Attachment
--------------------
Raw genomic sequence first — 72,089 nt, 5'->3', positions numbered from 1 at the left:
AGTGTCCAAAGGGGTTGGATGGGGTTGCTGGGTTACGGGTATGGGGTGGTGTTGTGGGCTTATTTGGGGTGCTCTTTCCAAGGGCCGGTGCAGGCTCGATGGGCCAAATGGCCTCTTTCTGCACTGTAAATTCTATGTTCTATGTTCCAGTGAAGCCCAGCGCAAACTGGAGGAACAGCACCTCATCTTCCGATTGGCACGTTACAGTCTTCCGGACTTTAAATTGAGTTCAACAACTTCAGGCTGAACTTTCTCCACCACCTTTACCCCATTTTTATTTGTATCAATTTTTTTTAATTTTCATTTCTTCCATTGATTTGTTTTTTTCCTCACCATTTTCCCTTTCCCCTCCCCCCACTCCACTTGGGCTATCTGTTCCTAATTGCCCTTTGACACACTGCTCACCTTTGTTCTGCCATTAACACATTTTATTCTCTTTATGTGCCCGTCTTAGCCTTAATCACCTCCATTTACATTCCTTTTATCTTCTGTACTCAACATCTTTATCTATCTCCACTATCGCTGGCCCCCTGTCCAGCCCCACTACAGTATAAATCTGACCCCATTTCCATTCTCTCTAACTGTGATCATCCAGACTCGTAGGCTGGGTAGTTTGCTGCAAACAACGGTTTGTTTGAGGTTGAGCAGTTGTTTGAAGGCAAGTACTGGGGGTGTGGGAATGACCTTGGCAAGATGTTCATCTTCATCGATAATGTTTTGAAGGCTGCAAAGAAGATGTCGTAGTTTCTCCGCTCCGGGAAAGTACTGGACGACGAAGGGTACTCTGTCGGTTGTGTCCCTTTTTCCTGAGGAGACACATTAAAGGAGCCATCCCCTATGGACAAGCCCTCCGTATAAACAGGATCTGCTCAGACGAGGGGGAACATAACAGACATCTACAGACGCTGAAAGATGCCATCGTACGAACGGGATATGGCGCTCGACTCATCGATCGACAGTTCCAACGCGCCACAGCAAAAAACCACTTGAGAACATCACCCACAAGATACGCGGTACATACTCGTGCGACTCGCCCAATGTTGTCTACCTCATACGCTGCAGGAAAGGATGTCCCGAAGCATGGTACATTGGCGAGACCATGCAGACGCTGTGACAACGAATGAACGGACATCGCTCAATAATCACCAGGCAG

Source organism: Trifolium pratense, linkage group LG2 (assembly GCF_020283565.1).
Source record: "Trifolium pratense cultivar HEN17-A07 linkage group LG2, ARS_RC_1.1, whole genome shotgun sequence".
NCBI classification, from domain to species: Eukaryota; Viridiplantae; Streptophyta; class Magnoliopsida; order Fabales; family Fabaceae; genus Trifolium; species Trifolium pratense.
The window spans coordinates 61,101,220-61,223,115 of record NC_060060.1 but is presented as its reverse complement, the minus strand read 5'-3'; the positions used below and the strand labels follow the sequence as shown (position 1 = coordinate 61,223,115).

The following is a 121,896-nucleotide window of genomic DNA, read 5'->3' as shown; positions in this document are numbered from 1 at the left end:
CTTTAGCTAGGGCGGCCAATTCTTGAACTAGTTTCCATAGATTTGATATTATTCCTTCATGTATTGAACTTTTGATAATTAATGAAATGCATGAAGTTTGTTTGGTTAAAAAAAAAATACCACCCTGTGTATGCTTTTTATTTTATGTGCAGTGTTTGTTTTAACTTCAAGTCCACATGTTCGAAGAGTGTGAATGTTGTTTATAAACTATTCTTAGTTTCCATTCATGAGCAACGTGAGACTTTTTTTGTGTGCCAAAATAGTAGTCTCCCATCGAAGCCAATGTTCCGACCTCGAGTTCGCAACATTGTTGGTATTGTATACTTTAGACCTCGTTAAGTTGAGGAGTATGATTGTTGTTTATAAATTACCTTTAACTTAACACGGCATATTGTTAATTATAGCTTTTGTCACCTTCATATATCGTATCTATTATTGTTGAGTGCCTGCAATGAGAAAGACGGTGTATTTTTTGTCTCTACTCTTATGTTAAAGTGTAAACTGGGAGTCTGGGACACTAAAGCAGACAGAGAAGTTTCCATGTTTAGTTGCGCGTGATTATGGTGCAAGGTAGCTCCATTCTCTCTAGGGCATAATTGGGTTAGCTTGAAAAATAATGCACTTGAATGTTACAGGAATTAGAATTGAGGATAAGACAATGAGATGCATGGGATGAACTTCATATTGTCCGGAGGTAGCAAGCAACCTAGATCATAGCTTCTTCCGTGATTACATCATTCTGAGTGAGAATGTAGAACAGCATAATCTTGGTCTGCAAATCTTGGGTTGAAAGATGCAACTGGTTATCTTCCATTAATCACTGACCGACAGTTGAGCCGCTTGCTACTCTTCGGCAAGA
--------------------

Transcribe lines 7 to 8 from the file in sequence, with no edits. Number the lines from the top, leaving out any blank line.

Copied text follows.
The following is a 121,896-nucleotide window of genomic DNA, read 5'->3' as shown; positions in this document are numbered from 1 at the left end:
CTTTAGCTAGGGCGGCCAATTCTTGAACTAGTTTCCATAGATTTGATATTATTCCTTCATGTATTGAACTTTTGATAATTAATGAAATGCATGAAGTTTGTTTGGTTAAAAAAAAAATACCACCCTGTGTATGCTTTTTATTTTATGTGCAGTGTTTGTTTTAACTTCAAGTCCACATGTTCGAAGAGTGTGAATGTTGTTTATAAACTATTCTTAGTTTCCATTCATGAGCAACGTGAGACTTTTTTTGTGTGCCAAAATAGTAGTCTCCCATCGAAGCCAATGTTCCGACCTCGAGTTCGCAACATTGTTGGTATTGTATACTTTAGACCTCGTTAAGTTGAGGAGTATGATTGTTGTTTATAAATTACCTTTAACTTAACACGGCATATTGTTAATTATAGCTTTTGTCACCTTCATATATCGTATCTATTATTGTTGAGTGCCTGCAATGAGAAAGACGGTGTATTTTTTGTCTCTACTCTTATGTTAAAGTGTAAACTGGGAGTCTGGGACACTAAAGCAGACAGAGAAGTTTCCATGTTTAGTTGCGCGTGATTATGGTGCAAGGTAGCTCCATTCTCTCTAGGGCATAATTGGGTTAGCTTGAAAAATAATGCACTTGAATGTTACAGGAATTAGAATTGAGGATAAGACAATGAGATGCATGGGATGAACTTCATATTGTCCGGAGGTAGCAAGCAACCTAGATCATAGCTTCTTCCGTGATTACATCATTCTGAGTGAGAATGTAGAACAGCATAATCTTGGTCTGCAAATCTTGGGTTGAAAGATGCAACTGGTTATCTTCCATTAATCACTGACCGACAGTTGAGCCGCTTGCTACTCTTCGGCAAGA